On May 7, 1945, United Press reporter Boyd Lewis was among 17 correspondents selected by the U.S. military to witness Germany’s surrender at Reims, France, ending World War II. In his notes, Lewis drew a diagram in pencil of the seating arrangement around the table, which included Gen. Gustav Jodi on behalf of Germany; Gen. William Bedell Smith, representing the Allies; Gen. Ivan Sousloparov, representing Russia; and Gen. Francois Sevez on behalf of France.
After Germany formally surrendered, the reporters’ stories on the historic event — which had to be cleared by Army censors — were embargoed for 18 hours, May 8, to give President Harry S. Truman, British Prime Minister Winston Churchill and Soviet leader Josef Stalin time to announce the surrender themselves.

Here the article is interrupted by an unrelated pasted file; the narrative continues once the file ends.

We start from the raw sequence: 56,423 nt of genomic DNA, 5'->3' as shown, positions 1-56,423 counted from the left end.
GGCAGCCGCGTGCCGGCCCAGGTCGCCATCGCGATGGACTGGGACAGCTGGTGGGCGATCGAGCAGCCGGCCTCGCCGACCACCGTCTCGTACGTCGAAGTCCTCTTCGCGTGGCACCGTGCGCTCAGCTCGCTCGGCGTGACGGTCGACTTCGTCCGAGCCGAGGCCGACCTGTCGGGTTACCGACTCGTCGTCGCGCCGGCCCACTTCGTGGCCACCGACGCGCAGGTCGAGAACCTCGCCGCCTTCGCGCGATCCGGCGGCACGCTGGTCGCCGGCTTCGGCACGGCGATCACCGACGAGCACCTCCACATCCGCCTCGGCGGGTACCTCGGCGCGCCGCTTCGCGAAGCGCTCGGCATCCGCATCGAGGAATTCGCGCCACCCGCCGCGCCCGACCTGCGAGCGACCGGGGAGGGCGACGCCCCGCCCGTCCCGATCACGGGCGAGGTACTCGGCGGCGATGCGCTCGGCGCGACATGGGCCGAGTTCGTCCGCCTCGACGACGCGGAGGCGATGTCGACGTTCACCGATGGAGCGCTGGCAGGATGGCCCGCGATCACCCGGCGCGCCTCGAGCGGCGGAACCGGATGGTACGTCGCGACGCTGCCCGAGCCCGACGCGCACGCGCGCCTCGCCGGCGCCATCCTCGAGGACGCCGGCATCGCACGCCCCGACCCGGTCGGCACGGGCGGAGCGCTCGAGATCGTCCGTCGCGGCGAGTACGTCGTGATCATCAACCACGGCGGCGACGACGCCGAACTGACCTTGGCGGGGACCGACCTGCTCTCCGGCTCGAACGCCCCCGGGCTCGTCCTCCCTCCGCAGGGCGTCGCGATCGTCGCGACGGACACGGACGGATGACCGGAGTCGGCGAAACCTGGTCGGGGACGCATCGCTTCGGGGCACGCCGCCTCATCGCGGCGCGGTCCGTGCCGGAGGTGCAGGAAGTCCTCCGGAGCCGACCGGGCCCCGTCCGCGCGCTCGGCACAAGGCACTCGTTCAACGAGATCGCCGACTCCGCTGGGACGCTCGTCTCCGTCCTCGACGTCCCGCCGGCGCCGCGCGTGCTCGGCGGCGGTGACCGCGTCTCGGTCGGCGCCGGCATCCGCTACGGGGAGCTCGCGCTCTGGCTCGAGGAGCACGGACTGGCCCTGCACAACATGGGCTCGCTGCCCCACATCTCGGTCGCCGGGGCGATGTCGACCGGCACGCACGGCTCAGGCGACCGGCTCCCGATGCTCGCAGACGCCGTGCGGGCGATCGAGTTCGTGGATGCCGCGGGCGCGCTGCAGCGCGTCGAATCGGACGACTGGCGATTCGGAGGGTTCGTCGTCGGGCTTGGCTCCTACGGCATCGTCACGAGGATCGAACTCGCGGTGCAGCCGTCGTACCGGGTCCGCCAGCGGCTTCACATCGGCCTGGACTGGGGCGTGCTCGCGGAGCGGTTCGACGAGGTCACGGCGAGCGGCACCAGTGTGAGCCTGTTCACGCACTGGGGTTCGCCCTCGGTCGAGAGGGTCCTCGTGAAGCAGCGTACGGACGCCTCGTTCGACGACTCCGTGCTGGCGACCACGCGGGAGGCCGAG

In 1981, Lewis explained in his autobiography “Not Always a Spectator” that he never considered breaking the embargo for a news scoop.
“Never at any time did it occur to me to try an unethical ‘end run’ with the story,” he said. “Nor can I claim any struggle of conscience, weighing the danger of added war and death (if a breach of agreement blew up the surrender) against the value of a scoop. If there is any satisfaction in this matter after all these years, it lies in that fact.”
In 2000, Lewis contacted the Newseum and gifted the notebook, which is part of a display on war reporting in the News Corporation News History Gallery. He died in 2003 at age 97.